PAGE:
Jean Baptiste Marie Vianney was born the fourth of six children on May 8, 1786, in Lyon, France. He was a French Catholic priest venerated in the Catholic Church as Saint John Vianney and the patron saint of parish priests.  He is popularly known as the “Curé d’Ars,” parish priest of Ars, France.

His early life concurred with the dreadful and anti-Catholic French Revolution.  Growing up in a devout community, he attended clandestine Masses in private residences and on farms presided by priests in hiding.  His deep and profound faith was probably developed by growing up seeing the daring and courageous dedication of his community.

He is attributed for his saintly life, mortification, persevering ministry in the sacrament of confession, and ardent devotion to both the Blessed Virgin Mary and St. Philomena.  On August 4, 1859, at 73, he went home to the Almighty Creator.  He became one of those known as “incorrupt saints,” a phenomenon by which the saints’ mortal bodies do not ever decompose.

What miracles were attributed to St. John Vianney?

St. John Vianney tried to deflect the recognition for the miracles the Lord worked through him.  In his faithful life and beyond, he performed marvelous miracles by the grace of God. 

Miracles of Conversion

For this great saint, the utmost miracles of all that occurred in Ars were the miracles of conversion. He compared what the Lord has done for Lazarus to the conversion of people from a state of mortal sin to grace. The sacrament he implored the most was to heal the wounds of the souls of his people. As a confessor, he was blessed to have witnessed a lot of souls being saved by God’s grace.  He directed people towards the confessional, where the Almighty God works his greatest of miracles every day.

Multiplication of Flour

There was once, in La Providence, a case of the limited supply of flour, which the people needed to bake bread. People sent them wheat, but the mill couldn’t grind it. They had an amount of flour that could only bake three loaves of bread. It was not enough to feed all the girls in the school. The people then went to the Curé, who was St. John Vianney. 

When they told the priest their concern, he calmly told them to use what they had. They obliged and took what flour they had.  To their astonishment, the trough was filled and overflowed with the dough when they kneaded it. It was as if they worked with a large sack of flour.

Miracle of the Wine

The Curé, once, came to his people. He reported that their cask full of wine had split, and the contents had spilled onto the ground.  Indeed, the barrel was empty. The people tried to retrieve whatever they could from the sand. They were able to gather two tiny pails of clear wine.  Into the empty barrel, they poured what little wine they collected.  In the days that came, it was by God’s providence that they kept drawing from the cask. Everyone was in awe.

Multiplication of the Corn

There was a time when the Ars orphanage and school ran out of food to serve the children.  The people asked for the priest’s help.  He then bowed his head, prayed, and sent one of the staff to check the previously empty attic. 

Giving her a cup, he instructed her to bring down some corn. Out of sheer obedience, the young woman went and returned immediately with the news that she couldn’t open the door. When others went to help, they learned that the door wouldn’t open because the attic became filled with corn from ceiling to floor.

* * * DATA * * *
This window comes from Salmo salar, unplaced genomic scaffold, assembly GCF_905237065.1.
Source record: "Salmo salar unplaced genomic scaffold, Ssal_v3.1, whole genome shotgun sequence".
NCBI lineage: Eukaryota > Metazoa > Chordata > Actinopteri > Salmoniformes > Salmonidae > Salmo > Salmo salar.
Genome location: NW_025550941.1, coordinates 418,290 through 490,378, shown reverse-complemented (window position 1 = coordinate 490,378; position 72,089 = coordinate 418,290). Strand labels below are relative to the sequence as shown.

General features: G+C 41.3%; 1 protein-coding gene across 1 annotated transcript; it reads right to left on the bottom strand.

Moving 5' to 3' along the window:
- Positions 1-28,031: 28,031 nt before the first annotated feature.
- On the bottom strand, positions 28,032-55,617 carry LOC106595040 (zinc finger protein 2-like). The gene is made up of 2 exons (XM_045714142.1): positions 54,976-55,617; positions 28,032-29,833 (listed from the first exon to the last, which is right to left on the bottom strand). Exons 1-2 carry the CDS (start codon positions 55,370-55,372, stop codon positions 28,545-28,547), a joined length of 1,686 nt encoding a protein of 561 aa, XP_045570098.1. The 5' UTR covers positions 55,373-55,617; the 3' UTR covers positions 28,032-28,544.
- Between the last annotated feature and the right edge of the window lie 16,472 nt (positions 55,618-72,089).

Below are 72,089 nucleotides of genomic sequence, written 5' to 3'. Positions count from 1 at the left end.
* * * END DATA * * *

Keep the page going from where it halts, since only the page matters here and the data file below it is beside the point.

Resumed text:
Physical Cures from Diseases

When St. John was living, people came to him for a cure for their dreadful diseases.  He always directed them to the Lord and the intercession of the Saints, especially St. Philomena.  Once, he said that he is not the one working the miracles. 

Humbly, he said he was only a poor and ignorant man who tended to the sheep. As he pointed his people to turn to St. Philomena, he told them he never asked for anything through her without receiving it.

There was once a girl who hadn’t been able to speak in two years. He asked her to go pray at St. Philomena’s altar. The girl went and was cured at the end of her prayer.

A paralyzed woman on one side of her body came to the lowly saint. The latter instructed her to talk to St. Philomena, which the woman followed at once. Almost instantly, the woman received miraculous healing.

A mother brought her child with a massive tumor under his eye.  The humble priest suggested taking her child to St. Philomena’s altar.  Before going, the mother asked for his blessing.  As the Curé raised his arm, the mother took his hand to touch her child’s tumor. The tumor immediately and miraculously disappeared.

St. John Vianney’s holy life is inspiring.

No matter how St. John Vianney tried to pass the credit to the Lord or St. Philomena, all these miracles pushed the devotees to ascribe them to him.  Influenced by the lives of the saints before him, he used their wisdom to portray Jesus Christ. His burning love for the Savior manifested in his celebrations of the Eucharist, his confessions, and his teachings. In his capacity, he walked boldly in the footsteps of the Savior while accepting and using the available gifts of the Church in the nineteenth century.

St. John Vianney is a model, disciple, and priest. He took the same path as the Savior, spreading the good news and working miracles.  In the time lent to him, it was his destiny to live and love. Most of all, he is a powerful intercessor for the salvation of the souls of his people and their otherwise hopeless bodily cures. 

Get inspired and be blessed by the music from St. John Vianney’s life.  The Curé of Ars is a marvelously recorded score performed by an incredible lineup by Angelus Music.  Visit our website at and find inspiring and soulful tunes.  Share it with your family, friends, and community and give them the gift of spiritual music today.